On that note I would like to finish with a comment about the legacy of Ron Castan. He was a man of extraordinary integrity and wisdom who understood well Australia’s history and contemporary social and political character. He was someone who, I remember as being a genuine believer in arguing the merits of a case for the benefit of this nation as a whole.

As we enter the serious process of political decision making about the appropriate question that the Australian Parliament decrees should be put to the Australian people at a Referendum about recognising Indigenous peoples in Australia’s Constitution, we should not shy away from being courageous and arguing for the right question.

And we should never underestimate or prejudge the wisdom of the Australian people who we know from the 27th of May 1967 are more than capable of doing the right thing.

Thank you

Theme: Home

The 2017 Human Rights photo competition is now open.

The 2017 photo competition by the Australian Human Rights Commission explores the broad theme of Home, and we’ll showcase here a selection of the best photos you’ve sent us.

The theme is inspired by Eleanor Roosevelt’s famous quote: “Where, after all, do universal human rights begin? In small places, close to home…

About the competition

  • There will be two categories for entries: Under 18 and 18 & over.
  • Overall winners will receive their prizes at the 2017 Human Rights Awards on December 8 in Sydney. A selection of photos from the Competition will also be on display.
  • Prize is a $600 voucher to spend at JB-Hifi, Apple or camera store.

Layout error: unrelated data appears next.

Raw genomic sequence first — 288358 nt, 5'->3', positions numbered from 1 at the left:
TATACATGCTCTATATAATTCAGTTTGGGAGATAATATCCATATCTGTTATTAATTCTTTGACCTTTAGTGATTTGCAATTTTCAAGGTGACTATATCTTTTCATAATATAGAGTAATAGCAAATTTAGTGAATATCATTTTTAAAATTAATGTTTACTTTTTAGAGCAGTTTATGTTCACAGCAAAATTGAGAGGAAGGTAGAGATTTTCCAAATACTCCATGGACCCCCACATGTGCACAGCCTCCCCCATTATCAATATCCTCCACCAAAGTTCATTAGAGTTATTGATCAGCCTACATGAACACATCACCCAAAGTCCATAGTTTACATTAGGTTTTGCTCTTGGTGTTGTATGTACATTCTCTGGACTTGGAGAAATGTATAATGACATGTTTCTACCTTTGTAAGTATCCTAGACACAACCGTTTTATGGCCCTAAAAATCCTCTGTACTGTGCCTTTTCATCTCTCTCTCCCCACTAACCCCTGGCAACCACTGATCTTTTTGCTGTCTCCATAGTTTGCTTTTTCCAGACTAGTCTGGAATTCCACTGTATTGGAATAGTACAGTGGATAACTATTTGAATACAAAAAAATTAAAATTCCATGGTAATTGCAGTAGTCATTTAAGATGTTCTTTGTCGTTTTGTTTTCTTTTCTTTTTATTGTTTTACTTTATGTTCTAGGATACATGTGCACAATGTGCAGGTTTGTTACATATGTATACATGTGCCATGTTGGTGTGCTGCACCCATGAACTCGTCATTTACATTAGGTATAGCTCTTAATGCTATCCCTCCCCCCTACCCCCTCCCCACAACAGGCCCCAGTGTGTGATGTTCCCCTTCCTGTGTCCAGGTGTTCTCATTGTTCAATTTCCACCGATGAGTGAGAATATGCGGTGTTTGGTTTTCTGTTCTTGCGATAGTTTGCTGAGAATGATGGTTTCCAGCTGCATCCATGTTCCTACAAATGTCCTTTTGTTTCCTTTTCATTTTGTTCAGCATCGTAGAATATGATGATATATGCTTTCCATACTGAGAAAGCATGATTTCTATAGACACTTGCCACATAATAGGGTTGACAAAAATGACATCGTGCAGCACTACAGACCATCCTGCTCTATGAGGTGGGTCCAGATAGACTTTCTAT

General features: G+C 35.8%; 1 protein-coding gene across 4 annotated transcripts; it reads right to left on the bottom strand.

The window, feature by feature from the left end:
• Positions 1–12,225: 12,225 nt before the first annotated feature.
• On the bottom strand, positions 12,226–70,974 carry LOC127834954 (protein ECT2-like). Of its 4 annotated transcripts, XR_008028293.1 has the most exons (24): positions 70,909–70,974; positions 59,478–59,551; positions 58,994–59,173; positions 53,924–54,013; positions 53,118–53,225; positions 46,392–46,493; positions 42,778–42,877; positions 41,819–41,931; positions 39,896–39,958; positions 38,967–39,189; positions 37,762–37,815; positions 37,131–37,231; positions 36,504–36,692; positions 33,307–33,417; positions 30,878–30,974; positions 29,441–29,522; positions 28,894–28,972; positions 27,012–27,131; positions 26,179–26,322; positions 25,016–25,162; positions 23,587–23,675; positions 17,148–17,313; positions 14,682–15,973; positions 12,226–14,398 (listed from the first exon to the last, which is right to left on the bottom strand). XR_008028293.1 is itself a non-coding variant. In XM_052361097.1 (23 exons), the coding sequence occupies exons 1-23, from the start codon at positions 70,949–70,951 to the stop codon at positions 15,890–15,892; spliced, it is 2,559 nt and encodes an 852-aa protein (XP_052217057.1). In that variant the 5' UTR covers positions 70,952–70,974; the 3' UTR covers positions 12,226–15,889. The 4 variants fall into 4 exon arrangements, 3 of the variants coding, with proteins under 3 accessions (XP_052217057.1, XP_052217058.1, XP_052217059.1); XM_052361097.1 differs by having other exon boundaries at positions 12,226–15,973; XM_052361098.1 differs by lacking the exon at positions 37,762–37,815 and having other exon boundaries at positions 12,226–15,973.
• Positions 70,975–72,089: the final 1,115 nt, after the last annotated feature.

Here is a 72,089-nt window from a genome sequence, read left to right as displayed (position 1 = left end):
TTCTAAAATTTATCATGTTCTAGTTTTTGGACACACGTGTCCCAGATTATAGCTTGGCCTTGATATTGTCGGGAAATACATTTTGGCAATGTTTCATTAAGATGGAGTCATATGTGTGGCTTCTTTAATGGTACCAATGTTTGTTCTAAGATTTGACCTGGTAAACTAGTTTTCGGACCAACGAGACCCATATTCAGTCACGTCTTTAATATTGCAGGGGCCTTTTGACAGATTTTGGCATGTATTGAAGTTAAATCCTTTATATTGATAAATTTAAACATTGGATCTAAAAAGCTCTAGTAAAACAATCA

• The competition will close on 30 September 2017.

If you have a query about the competition, please email photocomp@humanrights.gov.au

 

Aboriginal Health #18C #RDA and International Day for the Elimination of #Racial Discrimination 21 March

  ” In an extraordinary case of timing, the Coalition will debate on March 21 (today ) removing protections in Australia’s race hate laws on what is also the International Day for the Elimination of Racial Discrimination.”

James Massola Canberra Times 21 March HERE

  ” The theme in 2017 for is Racial profiling and incitement to hatred, including in the context of migration.

Australia has continuing challenges regarding racial abuse and discrimination, evidenced for example by the disproportionate incarceration rates for Indigenous Australians, the current Royal Commission into the Protection and Detention of Children in the Northern Territory and the treatment of asylum seekers in detention centres both onshore and offshore.”

Posted 20 March Australian Parliament Website see in full below

International Day for the Elimination of Racial Discrimination \

“ Surveys suggested racism was already a near-universal experience for Aboriginal and Torres Strait Islanders, with 97% having experienced it in the past year and more than 70% reporting eight or more incidents in that period. Almost one-third said they had experienced racism in the health setting.